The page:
Are Bob Dylan lyrics literature? Are palindromes poetry? Does it matter?
Flashback to 2003, when Weird Al Yankovic released Poodle Hat, his eleventh studio album, with covers of—are you ready for a nostalgia trip?—Eminem's "Lose Yourself," Nelly's "Hot in Herre," Avril Lavigne's "Complicated," and the Backstreet Boys' "I Want It That Way." All the way down at track number ten was "Bob," something Yankovic calls a "style parody," where he's not covering a specific song but riffing off an artist's style.
For "Bob," it's the country-tinged folk guitar and mysterious lyrics of American hero, poet, and now, Nobel Laureate, Bob Dylan. Doing his best impression of that classic, rough and occasionally ridiculous voice, Weird Al spins a folk song out of palindromes.
Rusty on the word-game terminology? A palindrome is a word or phrase that reads the same forward and backward. Examples: "racecar," "dumb mud," "evil olive," and "Golf? No sir, prefer prison flog."
Or, from the song:
"I, man, am Regal, a German am I
Never odd or even,
If I had a Hi-Fi"
Every line is a palindrome. It's incredible that Yankovic keeps the lyrics' rhythm and rhyming so tight when he has such strict restraints on what he can write. As you can guess, the song doesn't make a lot of sense, but that makes it especially fun when it actually does: "Go hang a salami, I'm a lasagna hog!" he sings at the end. Or,
"Won't lovers revolt now?
Race fast safe car
Pa's a sap
Ma is as selfless as I am"
The video for "Bob" is a parody of Dylan's video for "Subterranean Homesick Blues," and it helps to see each line on the cards. But to really appreciate the palindromes, I recommend reading the lyrics on Genius so you can take the time to reverse each line in your head and be amazed over and over.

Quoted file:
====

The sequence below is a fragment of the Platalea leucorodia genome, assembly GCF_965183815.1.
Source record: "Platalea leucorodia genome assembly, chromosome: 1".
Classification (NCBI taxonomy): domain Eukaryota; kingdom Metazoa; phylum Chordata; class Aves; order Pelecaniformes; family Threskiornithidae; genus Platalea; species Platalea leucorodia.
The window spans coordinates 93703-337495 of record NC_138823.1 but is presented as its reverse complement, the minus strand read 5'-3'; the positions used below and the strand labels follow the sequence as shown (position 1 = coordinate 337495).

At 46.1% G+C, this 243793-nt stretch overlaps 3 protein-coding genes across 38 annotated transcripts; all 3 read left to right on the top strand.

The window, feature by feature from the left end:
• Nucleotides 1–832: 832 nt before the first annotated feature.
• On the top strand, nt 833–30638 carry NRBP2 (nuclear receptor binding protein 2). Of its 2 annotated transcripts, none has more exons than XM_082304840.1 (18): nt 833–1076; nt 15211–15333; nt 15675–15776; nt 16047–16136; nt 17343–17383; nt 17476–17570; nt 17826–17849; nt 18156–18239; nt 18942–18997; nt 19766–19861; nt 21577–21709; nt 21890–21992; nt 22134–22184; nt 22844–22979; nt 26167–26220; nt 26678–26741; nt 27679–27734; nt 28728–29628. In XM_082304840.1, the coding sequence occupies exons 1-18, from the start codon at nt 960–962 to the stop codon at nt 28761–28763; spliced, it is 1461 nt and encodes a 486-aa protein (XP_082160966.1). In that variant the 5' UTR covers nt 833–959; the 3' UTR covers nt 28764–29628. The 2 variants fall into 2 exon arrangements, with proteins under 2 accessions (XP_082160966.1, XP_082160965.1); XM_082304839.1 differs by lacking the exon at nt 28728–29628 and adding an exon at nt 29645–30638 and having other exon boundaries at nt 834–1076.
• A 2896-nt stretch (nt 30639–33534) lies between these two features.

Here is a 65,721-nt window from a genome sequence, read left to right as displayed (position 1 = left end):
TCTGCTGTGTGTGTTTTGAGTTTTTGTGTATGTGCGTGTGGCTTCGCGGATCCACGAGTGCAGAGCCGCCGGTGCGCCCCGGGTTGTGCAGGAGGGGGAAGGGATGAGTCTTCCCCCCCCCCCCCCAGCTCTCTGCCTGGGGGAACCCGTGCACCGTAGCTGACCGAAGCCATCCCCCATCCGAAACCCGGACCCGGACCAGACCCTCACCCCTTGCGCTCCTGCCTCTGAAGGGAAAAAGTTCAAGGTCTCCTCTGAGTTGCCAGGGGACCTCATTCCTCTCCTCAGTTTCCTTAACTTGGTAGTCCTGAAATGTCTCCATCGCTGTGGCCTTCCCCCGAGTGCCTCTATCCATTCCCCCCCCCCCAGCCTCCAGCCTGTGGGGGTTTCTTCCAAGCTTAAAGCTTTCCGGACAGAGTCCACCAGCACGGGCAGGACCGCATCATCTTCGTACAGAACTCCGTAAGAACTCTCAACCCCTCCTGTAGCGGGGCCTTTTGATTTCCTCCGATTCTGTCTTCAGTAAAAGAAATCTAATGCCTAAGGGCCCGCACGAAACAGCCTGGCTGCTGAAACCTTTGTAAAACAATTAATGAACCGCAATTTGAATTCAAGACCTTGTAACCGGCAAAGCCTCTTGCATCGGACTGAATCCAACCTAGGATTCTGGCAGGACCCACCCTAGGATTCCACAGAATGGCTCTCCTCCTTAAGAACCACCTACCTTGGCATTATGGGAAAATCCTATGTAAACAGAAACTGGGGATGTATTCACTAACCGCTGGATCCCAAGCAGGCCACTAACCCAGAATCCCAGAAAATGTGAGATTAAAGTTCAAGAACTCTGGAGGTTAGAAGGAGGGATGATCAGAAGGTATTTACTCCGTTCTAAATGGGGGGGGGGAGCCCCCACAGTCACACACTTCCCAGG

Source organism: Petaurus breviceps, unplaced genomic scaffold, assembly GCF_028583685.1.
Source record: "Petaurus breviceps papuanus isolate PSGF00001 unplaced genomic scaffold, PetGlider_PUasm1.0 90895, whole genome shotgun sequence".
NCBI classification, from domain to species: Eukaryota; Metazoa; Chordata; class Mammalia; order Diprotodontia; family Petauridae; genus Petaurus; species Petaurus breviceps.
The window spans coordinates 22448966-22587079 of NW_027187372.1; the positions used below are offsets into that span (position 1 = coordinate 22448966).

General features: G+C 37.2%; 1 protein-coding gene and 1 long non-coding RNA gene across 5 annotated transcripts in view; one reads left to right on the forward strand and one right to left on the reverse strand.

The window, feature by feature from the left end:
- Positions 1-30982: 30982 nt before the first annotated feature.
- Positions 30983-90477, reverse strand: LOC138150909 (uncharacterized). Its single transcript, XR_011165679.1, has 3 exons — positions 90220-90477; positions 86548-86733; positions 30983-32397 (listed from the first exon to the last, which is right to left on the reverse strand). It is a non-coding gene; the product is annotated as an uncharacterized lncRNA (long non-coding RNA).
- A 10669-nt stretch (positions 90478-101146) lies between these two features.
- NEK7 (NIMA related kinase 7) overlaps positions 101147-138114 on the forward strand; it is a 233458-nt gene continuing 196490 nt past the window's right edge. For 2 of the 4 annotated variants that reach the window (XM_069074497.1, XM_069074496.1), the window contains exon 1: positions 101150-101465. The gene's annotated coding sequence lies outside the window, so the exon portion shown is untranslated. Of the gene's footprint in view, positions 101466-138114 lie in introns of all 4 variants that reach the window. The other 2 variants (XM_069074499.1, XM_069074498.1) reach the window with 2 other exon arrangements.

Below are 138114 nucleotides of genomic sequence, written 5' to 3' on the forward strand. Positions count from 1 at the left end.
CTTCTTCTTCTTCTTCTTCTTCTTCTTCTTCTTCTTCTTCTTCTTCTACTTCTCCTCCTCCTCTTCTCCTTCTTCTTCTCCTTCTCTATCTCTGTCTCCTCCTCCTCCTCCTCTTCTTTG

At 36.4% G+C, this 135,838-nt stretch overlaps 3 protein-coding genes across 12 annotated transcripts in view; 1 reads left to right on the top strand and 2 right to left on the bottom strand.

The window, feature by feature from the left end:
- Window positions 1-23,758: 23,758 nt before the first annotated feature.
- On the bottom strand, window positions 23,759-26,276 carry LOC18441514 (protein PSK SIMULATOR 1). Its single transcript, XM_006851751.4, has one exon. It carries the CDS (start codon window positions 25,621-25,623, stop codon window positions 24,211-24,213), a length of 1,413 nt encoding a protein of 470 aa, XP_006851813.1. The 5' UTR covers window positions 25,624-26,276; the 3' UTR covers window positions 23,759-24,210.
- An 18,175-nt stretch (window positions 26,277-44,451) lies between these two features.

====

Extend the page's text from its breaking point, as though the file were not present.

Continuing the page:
Palindromes are a word game that people, as they do, have taken to extremes. A guy named Dan Hoey wrote a 543-word palindrome with a computer program in 1984. Others have written entire poems that are one, long palindrome.
XKCD drew a comic:
And here are some of the best palindromes from Neil/Fred's Gigantic List of Palindromes, because I can't help myself:
#450: "Yawn. Madonna fan? No damn way."
#380: "Star comedy by Democrats."
#42: "And we saw a Jawa sew DNA."
#256: "No cab, no tuna nut on bacon."
#45: "Are we not drawn onward to new era?"
#310: "Poor Dan is in a droop."
#180: "I saw desserts; I'd no lemons; alas, no melon. Distressed was I."
Now you can throw that many more palindromes into your next conversation.
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